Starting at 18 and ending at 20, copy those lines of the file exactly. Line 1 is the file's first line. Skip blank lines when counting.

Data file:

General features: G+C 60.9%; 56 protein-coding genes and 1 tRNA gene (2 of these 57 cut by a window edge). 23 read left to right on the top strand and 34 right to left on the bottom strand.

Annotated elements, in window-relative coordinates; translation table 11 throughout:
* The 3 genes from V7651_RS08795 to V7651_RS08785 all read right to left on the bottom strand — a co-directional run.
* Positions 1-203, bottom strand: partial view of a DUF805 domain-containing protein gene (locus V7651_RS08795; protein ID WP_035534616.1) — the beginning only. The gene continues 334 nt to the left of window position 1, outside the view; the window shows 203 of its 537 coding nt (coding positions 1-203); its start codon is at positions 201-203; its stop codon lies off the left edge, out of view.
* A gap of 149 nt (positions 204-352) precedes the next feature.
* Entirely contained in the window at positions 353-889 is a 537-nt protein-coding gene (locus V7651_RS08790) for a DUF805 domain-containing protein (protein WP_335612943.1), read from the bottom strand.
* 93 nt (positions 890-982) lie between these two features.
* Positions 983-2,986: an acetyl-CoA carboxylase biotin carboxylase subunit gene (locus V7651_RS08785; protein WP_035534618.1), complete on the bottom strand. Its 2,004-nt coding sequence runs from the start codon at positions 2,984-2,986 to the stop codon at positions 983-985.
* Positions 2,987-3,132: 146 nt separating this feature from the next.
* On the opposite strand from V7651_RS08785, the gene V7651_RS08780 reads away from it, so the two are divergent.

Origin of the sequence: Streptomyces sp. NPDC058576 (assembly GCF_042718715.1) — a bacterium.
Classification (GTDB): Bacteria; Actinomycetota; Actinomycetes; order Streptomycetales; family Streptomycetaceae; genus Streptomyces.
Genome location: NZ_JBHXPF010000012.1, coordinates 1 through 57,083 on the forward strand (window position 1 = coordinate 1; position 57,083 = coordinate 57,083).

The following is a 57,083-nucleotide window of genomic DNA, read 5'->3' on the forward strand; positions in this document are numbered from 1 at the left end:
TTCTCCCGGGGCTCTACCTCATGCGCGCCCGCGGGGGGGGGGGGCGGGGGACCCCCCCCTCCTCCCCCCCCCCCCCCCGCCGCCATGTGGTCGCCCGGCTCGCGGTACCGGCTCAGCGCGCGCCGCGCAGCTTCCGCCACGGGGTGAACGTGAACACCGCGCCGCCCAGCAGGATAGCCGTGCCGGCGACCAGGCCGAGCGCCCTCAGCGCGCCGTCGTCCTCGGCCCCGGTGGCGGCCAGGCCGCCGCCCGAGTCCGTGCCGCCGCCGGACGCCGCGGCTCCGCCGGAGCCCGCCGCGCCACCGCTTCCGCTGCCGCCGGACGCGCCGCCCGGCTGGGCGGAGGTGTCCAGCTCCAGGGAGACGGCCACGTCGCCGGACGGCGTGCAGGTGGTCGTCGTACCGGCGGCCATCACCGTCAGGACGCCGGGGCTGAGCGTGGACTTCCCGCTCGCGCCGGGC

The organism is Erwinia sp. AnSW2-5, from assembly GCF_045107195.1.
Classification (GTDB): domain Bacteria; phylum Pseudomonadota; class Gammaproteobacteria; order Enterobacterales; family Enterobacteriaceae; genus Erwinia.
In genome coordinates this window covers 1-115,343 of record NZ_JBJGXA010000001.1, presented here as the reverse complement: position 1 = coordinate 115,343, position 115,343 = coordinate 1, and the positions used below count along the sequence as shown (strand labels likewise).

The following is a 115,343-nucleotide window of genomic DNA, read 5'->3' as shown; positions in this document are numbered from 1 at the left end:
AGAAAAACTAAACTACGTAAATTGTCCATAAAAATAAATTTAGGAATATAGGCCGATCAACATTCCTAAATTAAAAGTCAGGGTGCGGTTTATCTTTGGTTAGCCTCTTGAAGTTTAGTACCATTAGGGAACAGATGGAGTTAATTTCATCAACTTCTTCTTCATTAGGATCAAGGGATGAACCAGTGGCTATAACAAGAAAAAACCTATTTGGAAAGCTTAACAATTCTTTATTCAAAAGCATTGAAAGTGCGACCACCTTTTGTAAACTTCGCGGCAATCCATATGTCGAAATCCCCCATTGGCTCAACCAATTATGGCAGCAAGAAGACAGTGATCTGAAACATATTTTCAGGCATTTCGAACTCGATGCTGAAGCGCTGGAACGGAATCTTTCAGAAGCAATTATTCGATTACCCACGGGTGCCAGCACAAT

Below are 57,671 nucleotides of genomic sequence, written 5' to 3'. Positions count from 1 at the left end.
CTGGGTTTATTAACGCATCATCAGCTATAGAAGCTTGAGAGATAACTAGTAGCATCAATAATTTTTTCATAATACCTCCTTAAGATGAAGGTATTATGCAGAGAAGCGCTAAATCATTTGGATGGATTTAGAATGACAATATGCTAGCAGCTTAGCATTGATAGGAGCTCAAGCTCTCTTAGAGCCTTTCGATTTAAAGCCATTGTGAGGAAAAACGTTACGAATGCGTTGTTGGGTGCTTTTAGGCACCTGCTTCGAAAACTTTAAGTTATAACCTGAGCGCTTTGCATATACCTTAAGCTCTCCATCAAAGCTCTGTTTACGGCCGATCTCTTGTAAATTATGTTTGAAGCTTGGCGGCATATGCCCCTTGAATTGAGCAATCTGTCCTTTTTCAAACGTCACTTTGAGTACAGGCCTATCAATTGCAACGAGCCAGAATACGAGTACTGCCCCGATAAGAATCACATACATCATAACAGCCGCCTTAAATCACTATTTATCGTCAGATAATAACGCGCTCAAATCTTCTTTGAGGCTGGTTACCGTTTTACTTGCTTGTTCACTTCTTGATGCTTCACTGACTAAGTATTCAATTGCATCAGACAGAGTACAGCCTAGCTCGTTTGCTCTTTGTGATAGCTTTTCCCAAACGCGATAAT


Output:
In genome coordinates this window covers 1-115,343 of record NZ_JBJGXA010000001.1, presented here as the reverse complement: position 1 = coordinate 115,343, position 115,343 = coordinate 1, and the positions used below count along the sequence as shown (strand labels likewise).

The following is a 115,343-nucleotide window of genomic DNA, read 5'->3' as shown; positions in this document are numbered from 1 at the left end:
AGAAAAACTAAACTACGTAAATTGTCCATAAAAATAAATTTAGGAATATAGGCCGATCAACATTCCTAAATTAAAAGTCAGGGTGCGGTTTATCTTTGGTTAGCCTCTTGAAGTTTAGTACCATTAGGGAACAGATGGAGTTAATTTCATCAACTTCTTCTTCATTAGGATCAAGGGATGAACCAGTGGCTATAACAAGAAAAAACCTATTTGGAAAGCTTAACAATTCTTTATTCAAAAGCATTGAAAGTGCGACCACCTTTTGTAAACTTCGCGGCAATCCATATGTCGAAATCCCCCATTGGCTCAACCAATTATGGCAGCAAGAAGACAGTGATCTGAAACATATTTTCAGGCATTTCGAACTCGATGCTGAAGCGCTGGAACGGAATCTTTCAGAAGCAATTATTCGATTACCCACGGGTGCCAGCACAAT